and put the text in it. In theory, you could change the Gtk font for each user on
the system. You may select another font if you don't like Tahoma.

13. For web browsing we choose Mozilla Firefox. It's fonts need to be changed, so open
Firefox and choose "Edit > Preferences > Content" and in "Fonts & Colors" choose
"Advanced" and select some fonts. I have:
Code:
Fonts for:  Simplified Chinese
Proportional:  Sans-serif           Size: 12
Serif:         Tahoma
Sans-serif:    Vahoma
Proportional:  Tahoma               Size: 12
Minimum font size:  12
Allow pages to choose their own fonts, instead of my selections above (remove the check mark)
Character Encoding
Default Character Encoding: Chinese Simplified (GB2312)

You should how have sharp looking Chinese fonts - able to display bold, also. The
English fonts should also look good. You might change some of my font selections to
suit your taste.

The app SCIM (Smart Common Input Method) is started when you boot your computer. You
only need to press "Ctrl+Space" to switch from English to Chinese input. There is a SCIM
setup menu you can read by right-clicking on the SCIM keyboard icon in the system tray.
I've deselected all the languages and input methods except Chinese Simplified. If you can't
read the Chinese to do that, perhaps this screenshot will suffice.

If you have any questions about this guide, please post them in this thread. If the OP
has an objection to using his thread, we'll edit this post and move the guide.

Once this has a few days to filter through the userbase, I'll write and submit a tutorial
for moderator approval in the Tutorials section.

The screenshots included at http://www.slackware.com/~alien/sas/screenshots/ should speak
for themselves.




NB: Special thanks to Eric Hameleer's (Alien Bob) and LeiDan for help in getting this far.

Last edited by Bruce Hill; 11-03-2007 at 10:58 PM. Reason: All files moved to Slackware mirror
 
Old 11-03-2007, 03:37 AM   #27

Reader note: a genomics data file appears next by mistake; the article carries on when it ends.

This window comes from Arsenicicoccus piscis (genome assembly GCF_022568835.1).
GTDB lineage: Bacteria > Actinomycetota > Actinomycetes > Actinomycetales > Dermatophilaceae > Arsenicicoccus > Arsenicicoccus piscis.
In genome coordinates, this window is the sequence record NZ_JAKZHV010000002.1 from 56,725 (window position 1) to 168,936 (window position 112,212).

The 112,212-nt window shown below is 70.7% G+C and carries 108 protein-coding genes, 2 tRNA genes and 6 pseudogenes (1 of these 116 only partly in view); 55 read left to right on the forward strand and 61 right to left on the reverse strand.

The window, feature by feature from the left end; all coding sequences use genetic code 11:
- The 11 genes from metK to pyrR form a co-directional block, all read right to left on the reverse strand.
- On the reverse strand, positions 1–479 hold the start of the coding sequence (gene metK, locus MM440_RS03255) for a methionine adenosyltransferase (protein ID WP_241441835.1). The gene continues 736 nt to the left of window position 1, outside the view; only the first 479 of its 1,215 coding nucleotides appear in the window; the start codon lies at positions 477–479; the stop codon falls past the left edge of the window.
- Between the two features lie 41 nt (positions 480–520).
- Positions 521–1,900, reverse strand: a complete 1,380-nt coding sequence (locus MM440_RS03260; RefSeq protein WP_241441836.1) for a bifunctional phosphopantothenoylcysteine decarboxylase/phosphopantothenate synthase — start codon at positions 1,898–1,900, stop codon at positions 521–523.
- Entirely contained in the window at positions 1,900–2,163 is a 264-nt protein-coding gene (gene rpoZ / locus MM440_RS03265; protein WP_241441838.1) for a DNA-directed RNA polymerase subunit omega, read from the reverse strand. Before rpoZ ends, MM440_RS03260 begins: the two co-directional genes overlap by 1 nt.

AceofSpades19
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you should make an lq wiki article on that
 
Old 11-03-2007, 03:48 AM   #28
Bruce Hill
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Quote:
Originally Posted by AceofSpades19 View Post
you should make an lq wiki article on that
Will submit something, but first I'd like some folks to test the instructions and
see if it hoses their systems. It was all written in vim while doing it, without
much sleep.

If it passes the forum test, it will be in a nice, easy to read format.
 
Old 11-03-2007, 04:28 AM   #29
reikyv
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Hi, thanks for the how-to.

Anyway I didn't follow the guide exactly, but just extract part of it (because I am able to read and input Chinese already) - copy the simhei and simsun from Windows\Fonts to /usr/share/fonts/TTF/ and run those commands.
 
Old 11-04-2007, 07:09 PM   #30
Bruce Hill
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Piaculum,

I tested SCIM and the fonts of this tutorial with Fluxbox, and it works. My test machine does not have a good looking, properly configured Fluxbox. For my first few years with Slackware I ran Flux, but switched to KDE because it seemed easier for guys coming from Windoze to Slackware. I build and repair computers, and must deliver something that is pretty much intuitive for someone coming from the darkside. KDE is much more so than Fluxbox.

However, I'm about to setup a desktop with Fluxbox for testing, and to enjoy a window manager that does not suck up all my resources like KDE.